Proposal for eight new reactors and nuclear fuel reprocessing faces public opposition.
Like most countries that embraced nuclear power decades ago, Japan has soured on the technology in recent years. But prompted by worries about climate and energy security, the country's industry ministry last week placed a big bet on a rapid expansion of its nuclear power capability.
When the draft energy plan is finalized and signed by the Japanese cabinet in June, it will stand as a roadmap for the country's new government, which campaigned on a platform of reducing carbon emissions by 25% below 1990 levels by 2020 — a promise that is unpopular with the business community. But despite the government's nuclear ambitions, individual reactors will still need approval from local authorities, which is far from certain.
Japan relies on imports for more than 80% of its total energy needs; the plan aims to reduce that figure to just 30% by 2030. "With the balance of energy demand changing dramatically we really have to think about energy security," says Ken Sasaji, director of the ministry's energy planning office.
Japan already has 54 reactors with a total generating capacity of 49 gigawatts, accounting for about a quarter of its electricity supplies (see 'Japan's energy mix'). But following a series of accidents between 1997 and 2007, growing public resistance meant that only five reactors were built in the past decade. The new plan proposes building eight reactors by 2020 to supply an additional 11.4 gigawatts of electricity.
To ensure that those reactors have fuel, Japan forged a nuclear-energy deal in March with Kazakhstan, which holds the world's second-largest uranium reserves and mines about 20% of the world's uranium ore, making it the world's biggest producer. Japan has promised to supply nuclear-energy technology to Kazakhstan in return for a stable supply of uranium.
We have to get the understanding of the local residents, and that takes time. ,
And last week, Itochu, a Tokyo-based trading company backed by the government, bought a 15% stake in Kalahari Minerals, headquartered in London, which is developing a large uranium mine in Namibia. The mine is expected to begin producing more than 5,000 tonnes of uranium per year in 2013 — roughly 10% of the total uranium mined around the world in 2008.
Japan is also counting on its nuclear recycling programme, which recently started after years of failed efforts to convince local residents of its necessity and safety (see Nature 440, 138; 2006). In December 2009, a reactor on the southern island of Kyushu started burning mixed oxide fuel, made by mixing uranium with plutonium from spent fuel. And in February, the Japanese Nuclear Safety Commission gave its approval for a restart of the Monju fast-breeder test reactor in Tsuruga, which will use some of the neutrons generated during the fission process to turn non-fissile uranium isotopes into plutonium that can be extracted from the spent fuel.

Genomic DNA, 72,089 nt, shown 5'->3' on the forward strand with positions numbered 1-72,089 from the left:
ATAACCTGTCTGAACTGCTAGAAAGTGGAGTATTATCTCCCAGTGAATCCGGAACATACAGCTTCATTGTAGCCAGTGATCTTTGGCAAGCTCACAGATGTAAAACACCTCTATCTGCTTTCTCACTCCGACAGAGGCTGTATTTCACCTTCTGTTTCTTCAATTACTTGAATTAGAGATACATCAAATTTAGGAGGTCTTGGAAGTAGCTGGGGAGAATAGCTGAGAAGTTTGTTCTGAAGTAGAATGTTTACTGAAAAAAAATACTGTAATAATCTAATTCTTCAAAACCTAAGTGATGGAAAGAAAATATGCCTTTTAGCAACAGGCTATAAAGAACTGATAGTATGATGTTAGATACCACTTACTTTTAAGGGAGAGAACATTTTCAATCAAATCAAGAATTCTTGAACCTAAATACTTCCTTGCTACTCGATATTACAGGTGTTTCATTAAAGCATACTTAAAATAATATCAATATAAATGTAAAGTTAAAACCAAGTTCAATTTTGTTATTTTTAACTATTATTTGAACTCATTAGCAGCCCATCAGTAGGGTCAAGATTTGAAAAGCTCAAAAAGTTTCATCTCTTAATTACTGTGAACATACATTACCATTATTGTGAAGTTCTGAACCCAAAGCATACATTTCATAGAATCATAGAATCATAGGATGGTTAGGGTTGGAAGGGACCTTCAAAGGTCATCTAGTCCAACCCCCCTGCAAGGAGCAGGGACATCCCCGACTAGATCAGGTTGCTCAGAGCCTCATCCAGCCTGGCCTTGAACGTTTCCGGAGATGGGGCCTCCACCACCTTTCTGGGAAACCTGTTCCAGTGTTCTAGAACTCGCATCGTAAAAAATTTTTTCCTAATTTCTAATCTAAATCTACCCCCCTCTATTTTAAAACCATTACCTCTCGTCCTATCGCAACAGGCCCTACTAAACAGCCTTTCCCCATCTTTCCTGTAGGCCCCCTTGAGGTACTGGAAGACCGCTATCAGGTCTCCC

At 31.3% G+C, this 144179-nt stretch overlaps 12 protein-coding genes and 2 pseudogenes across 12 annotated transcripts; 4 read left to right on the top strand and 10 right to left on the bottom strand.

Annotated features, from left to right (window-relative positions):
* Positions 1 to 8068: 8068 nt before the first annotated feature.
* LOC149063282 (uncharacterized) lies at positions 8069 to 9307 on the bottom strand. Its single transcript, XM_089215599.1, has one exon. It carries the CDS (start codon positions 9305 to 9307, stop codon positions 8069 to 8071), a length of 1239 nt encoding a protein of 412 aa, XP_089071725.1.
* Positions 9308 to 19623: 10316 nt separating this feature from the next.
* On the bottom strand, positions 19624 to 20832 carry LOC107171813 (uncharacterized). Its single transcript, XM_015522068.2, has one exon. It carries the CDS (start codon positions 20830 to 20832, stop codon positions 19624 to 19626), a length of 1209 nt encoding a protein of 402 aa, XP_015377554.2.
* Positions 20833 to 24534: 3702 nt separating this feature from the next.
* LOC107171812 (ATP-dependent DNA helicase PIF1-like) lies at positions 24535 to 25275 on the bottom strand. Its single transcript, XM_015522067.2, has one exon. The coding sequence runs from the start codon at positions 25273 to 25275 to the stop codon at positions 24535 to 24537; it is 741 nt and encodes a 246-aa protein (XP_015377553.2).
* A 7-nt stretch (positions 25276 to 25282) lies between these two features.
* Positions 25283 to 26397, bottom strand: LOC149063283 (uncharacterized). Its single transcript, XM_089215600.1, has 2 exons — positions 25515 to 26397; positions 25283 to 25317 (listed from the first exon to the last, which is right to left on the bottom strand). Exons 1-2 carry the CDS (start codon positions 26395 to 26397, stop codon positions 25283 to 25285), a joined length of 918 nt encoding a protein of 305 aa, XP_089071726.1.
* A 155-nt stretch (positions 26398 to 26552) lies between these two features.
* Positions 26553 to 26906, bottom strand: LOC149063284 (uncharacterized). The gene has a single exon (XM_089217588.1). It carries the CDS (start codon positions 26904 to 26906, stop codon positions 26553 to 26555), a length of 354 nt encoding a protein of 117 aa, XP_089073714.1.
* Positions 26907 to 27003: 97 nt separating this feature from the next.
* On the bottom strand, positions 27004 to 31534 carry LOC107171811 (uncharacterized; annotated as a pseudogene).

There are also plans to squeeze extra energy from the country's existing reactors, some of which are around 40 years old. At a 19 March meeting of the US–Japan Nuclear Energy Steering Committee in Washington DC, the partners agreed to collaborate on studies aimed at extending the life of old reactors.
But the Japanese government will face a struggle to secure public acceptance of its nuclear ambitions, which are open for public comment until 7 April. Confidence in nuclear power was shaken in 2007 when a magnitude-6.8 earthquake caused a shutdown of the Kashiwazaki-Kariwa plant in Niigata after radioactive cooling water leaked into the sea (see Nature 448, 392–393; 2007).
And fresh objections are being raised about Monju. After decades of experimentation, most countries with significant nuclear capabilities have given up on fast-breeder technology, partly because of safety concerns. Monju itself has been closed since 1995 when leaking coolant damaged the plant, and a cover-up attempt damaged the plant's reputation.
With safety and earthquake-resistance tests completed in February, the Japan Atomic Energy Agency, which runs Monju, now only needs the local Fukui government to sign on.
On 11 March, however, 29 scientists opposed to restarting Monju released a letter on the Citizens' Nuclear Information Center website claiming that checks of key pipes have been inadequate and that the current reactor set-up does not serve as a useful prototype for future fast-breeder reactors. The group argues that because Monju's construction costs were five times greater than a conventional reactor, a full-scale plant would have to be very different from the Monju protoype to be commercially viable.
Japan's situation contrasts with that of its neighbour, China, where more than 20 reactors are under construction and face little public opposition. China aims to reach at least 70 gigawatts of nuclear power by 2020.
For Japan, eight new reactors over the next decade will be a struggle, says Takuyuki Kawauchi of the industry ministry's nuclear-energy policy division. "We can't just start putting reactors wherever we want," he says. "We have to get the understanding of the local residents, and that takes time."
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Cyranoski, D. Japan plans nuclear power expansion. Nature 464, 661 (2010). https://doi.org/10.1038/464661a
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